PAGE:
An income-tax repeal would hurt Ohio

- April 28, 2014
   
For immediate release
Contact Zach Schiller, 216.361.9801
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Swap for sales tax would sting most taxpayers, analysis finds

Eliminating the Ohio income tax and paying for just half of it with a sales-tax increase would mean higher overall taxes for low- and moderate-income Ohioans and nearly a 2.5-percentage-point increase in the sales-tax rate, according to an analysis Policy Matters Ohio released today.  

“Repealing the Ohio income tax would blow an enormous hole in the state budget,” said Zach Schiller, research director at Policy Matters. “It would have to be paid for with gigantic budget cuts or major increases in other taxes.”

A sales-tax swap, the report found, would mean an additional $145 in taxes on average for the poorest fifth of Ohio taxpayers, who made less than $19,000 last year. By contrast, the top 1 percent, who made at least $360,000, would receive an annual tax cut of $33,576, or enough to purchase a top-end Mazda Miata MX-5 Grand Touring convertible each year. And that would still leave half of the tax cut unpaid for.

The report also looked at fully replacing the income tax with a higher sales tax. It found that would mean that the lowest-earning 80 percent of Ohioans would, as a group, see a tax hike. It would also mean boosting the state sales tax by nearly 5 percentage points, to 10.7 percent, and an average combined state-and-local sales tax of about 12 percent.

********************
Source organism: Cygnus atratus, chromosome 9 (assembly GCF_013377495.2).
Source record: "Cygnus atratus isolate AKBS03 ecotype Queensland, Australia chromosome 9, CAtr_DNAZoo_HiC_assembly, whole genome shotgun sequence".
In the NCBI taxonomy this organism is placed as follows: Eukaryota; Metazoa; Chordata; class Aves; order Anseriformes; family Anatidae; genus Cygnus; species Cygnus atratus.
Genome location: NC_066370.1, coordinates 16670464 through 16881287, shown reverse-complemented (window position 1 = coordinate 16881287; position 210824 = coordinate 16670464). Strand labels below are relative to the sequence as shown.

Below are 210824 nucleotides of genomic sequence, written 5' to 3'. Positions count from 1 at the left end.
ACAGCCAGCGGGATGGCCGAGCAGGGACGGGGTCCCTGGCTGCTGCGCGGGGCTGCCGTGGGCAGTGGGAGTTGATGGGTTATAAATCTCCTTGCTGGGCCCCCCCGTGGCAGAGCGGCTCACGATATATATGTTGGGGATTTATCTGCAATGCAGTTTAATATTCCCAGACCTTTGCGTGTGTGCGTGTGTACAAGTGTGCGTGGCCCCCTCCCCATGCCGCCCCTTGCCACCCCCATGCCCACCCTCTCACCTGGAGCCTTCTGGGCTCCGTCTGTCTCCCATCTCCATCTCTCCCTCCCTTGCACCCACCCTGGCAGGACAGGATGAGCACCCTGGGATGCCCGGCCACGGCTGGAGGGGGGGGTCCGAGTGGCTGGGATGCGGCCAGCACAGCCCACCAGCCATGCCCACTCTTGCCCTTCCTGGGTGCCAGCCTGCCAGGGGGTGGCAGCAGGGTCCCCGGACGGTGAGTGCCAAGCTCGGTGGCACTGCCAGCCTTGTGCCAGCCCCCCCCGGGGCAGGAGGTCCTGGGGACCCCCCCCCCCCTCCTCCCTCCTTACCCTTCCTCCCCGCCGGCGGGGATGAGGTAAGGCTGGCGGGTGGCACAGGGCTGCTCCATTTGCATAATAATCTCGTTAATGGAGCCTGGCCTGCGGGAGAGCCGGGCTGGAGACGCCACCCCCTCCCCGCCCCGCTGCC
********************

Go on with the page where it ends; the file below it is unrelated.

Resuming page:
The report was based on an analysis by the Institute on Taxation and Economic Policy, a nonprofit research group based in Washington, D.C. that uses a sophisticated model of the state and local tax system. It analyzed the effects of repealing the income tax, and swapping the sales tax for all or part of the lost revenue.

Gov. John Kasich has made clear his interest in repealing Ohio’s income tax. Last year, a 10 percent cut in income-tax rates over three years approved by the General Assembly was accompanied by a quarter-penny increase in the sales tax. The income tax generates almost 40 percent of state tax revenue or about $8 billion a year.

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